Superman does not HAVE to be good. That’s part of the wonder. He has a seemingly limitless number of powers — more get added all the time, I mean, does he really need the power to reverse time? — and his only real weakness is kryptonite, which is pretty rare (though usually poorly protected by the Metropolis Museum). He could do whatever he wants. There’s a great scene in the real “Superman” movie, the Christopher Reeve one, where the young Clark Kent complains that he could score a touchdown every single time he got the football.

And his father says, “I know now that as sure as we’re gonna see the moon tonight there’s a reason why you’re here. Don’t ask me what reason, don’t ask me whose reasons. But whoever and whatever, there’s one thing I know. … It ain’t to score touchdowns.”

Clark figures it out. He goes to the Fortress of Solitude. He becomes Superman. He chooses to save people and stop crime and improve the world. He chooses to get better every day.

But why? I think that gets at the heart of why Superman movies have gone off the rails and everybody keeps asking: Why? They probe at an internal struggle that I don't think exists. They have him wrestle with a dark side even though the whole point of Superman is that he doesn’t have a dark side. They mock the idea that he would save a cat from a tree even though, in my view, that reveals his character so much more than intergalactic special effect fights ever could.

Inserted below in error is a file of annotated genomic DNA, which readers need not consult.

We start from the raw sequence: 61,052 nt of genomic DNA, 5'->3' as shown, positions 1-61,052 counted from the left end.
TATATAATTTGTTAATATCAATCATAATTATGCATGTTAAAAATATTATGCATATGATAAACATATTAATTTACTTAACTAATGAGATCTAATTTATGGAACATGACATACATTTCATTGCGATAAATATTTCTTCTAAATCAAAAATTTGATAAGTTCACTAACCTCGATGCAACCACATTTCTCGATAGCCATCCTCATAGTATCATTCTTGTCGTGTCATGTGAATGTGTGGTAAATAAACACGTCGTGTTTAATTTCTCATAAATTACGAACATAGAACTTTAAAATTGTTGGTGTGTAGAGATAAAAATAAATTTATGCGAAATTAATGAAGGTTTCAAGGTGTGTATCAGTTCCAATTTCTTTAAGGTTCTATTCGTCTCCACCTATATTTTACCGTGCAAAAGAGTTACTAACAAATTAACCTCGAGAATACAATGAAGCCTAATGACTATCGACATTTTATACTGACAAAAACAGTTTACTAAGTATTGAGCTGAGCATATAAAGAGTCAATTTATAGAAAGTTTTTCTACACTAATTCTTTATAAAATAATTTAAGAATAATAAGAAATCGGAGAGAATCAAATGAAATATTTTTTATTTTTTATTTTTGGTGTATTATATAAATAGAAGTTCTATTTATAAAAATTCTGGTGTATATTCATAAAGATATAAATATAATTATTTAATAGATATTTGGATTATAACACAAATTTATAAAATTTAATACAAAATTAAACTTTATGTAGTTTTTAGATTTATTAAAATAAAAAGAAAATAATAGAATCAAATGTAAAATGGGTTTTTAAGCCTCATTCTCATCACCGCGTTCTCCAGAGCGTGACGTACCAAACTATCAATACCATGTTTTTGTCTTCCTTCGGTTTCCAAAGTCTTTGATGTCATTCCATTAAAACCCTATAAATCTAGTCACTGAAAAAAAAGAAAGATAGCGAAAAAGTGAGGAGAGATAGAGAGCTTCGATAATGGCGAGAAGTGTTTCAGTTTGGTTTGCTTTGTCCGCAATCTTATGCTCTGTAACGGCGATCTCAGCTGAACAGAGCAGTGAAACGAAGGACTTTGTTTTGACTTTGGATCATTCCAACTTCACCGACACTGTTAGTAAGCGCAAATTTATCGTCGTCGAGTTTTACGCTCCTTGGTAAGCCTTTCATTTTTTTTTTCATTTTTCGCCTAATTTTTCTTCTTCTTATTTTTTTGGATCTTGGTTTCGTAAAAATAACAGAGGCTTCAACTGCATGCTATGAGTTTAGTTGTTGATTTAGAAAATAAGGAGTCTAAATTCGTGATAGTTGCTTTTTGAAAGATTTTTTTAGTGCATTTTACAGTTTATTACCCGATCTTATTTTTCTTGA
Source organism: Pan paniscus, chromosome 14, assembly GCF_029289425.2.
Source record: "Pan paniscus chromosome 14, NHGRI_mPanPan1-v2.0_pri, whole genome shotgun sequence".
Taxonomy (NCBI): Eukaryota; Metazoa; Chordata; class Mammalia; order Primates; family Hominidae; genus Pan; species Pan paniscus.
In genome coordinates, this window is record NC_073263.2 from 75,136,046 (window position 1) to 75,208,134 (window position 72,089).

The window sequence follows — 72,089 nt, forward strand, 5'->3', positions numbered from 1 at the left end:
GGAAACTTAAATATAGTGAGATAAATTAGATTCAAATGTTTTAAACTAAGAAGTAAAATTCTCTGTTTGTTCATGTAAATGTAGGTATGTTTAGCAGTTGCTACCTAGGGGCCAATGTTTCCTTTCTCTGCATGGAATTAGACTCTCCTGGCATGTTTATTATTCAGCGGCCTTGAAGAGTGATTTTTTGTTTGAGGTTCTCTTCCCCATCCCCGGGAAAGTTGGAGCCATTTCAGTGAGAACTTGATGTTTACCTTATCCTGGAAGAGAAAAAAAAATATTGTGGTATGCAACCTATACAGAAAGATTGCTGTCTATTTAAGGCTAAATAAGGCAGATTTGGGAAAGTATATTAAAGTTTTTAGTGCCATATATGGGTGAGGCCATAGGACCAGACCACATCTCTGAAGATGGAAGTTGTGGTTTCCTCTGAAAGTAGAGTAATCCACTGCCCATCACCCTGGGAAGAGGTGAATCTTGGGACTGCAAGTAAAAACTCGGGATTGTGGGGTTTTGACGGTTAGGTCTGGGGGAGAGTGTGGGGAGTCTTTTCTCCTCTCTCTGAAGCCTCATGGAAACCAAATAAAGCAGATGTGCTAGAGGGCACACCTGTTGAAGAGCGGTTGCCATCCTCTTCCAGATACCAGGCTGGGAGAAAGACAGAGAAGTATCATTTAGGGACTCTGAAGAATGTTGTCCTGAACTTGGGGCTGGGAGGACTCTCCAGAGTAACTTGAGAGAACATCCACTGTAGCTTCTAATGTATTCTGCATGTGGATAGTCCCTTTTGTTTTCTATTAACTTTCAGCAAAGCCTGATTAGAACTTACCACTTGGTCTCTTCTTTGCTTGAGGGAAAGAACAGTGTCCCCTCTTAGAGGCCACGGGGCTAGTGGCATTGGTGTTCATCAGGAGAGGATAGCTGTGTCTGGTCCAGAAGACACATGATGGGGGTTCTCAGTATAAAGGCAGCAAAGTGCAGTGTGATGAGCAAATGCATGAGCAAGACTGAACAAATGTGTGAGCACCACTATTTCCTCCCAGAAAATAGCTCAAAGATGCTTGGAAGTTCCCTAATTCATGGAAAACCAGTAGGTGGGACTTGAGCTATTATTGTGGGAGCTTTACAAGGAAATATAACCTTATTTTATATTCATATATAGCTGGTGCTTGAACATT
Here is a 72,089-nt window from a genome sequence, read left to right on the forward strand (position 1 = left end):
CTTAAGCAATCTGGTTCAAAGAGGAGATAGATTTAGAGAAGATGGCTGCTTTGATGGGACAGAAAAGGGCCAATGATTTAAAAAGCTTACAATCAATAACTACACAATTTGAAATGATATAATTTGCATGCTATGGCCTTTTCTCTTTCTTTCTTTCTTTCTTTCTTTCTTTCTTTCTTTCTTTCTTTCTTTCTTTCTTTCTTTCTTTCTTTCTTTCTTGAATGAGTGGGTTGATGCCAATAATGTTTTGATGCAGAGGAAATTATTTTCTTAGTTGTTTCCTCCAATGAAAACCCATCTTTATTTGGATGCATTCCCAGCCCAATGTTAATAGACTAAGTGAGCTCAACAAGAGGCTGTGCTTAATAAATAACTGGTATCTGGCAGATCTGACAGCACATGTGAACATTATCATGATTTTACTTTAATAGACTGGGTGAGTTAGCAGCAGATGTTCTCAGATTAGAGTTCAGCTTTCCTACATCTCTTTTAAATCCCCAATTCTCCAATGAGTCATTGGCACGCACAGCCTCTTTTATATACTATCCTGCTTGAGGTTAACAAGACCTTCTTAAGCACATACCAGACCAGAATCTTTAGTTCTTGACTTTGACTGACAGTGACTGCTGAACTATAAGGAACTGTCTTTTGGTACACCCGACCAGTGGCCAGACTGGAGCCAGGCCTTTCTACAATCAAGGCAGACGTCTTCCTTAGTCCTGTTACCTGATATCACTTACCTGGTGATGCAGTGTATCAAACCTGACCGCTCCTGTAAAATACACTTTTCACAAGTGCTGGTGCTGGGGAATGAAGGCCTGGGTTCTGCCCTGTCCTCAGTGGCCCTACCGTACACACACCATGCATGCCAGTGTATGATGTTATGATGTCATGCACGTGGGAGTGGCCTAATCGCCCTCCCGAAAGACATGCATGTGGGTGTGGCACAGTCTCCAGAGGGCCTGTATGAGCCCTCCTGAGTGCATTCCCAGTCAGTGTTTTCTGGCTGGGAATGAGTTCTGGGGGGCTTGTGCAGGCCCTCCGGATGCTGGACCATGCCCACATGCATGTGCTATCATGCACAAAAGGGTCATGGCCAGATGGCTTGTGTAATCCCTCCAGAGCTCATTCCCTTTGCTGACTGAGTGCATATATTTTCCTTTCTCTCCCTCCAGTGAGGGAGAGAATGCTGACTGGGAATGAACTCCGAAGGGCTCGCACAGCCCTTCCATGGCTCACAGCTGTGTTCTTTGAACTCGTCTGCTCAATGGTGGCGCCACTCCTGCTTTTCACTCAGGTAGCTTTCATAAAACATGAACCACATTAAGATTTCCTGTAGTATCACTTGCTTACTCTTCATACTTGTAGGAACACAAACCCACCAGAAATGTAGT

He saves the cat from a tree because it makes a little girl happy. He always has time for that.

The Superman character I love is unapologetically and entirely good. He’s incorruptible. He’s corny. He’s tough but optimistic. He’s a flying Mister Rogers. Superman’s motivations are not hard for me to understand: He’s powered by the positive energy that comes from the world, and he’s bummed out that people can’t help but hurt each other. He’s molded by the failure of his destroyed home planet and the decency of his Kansas parents. He has these great powers and he believes unquestionably that he was meant to use his powers for good so he does not compromise, does not give in and constantly pushes his own boundaries to make the world better.

Maybe we’re too cynical for that that story. Maybe that kind of Superman can’t sell the 10 gajillion dollars worth of tickets worldwide necessary to make a movie in 2019. Maybe we really have lot our appetite for Superman.

I hope not. I love Superman still. I’d watch that movie.

From the Archives: Vin Scully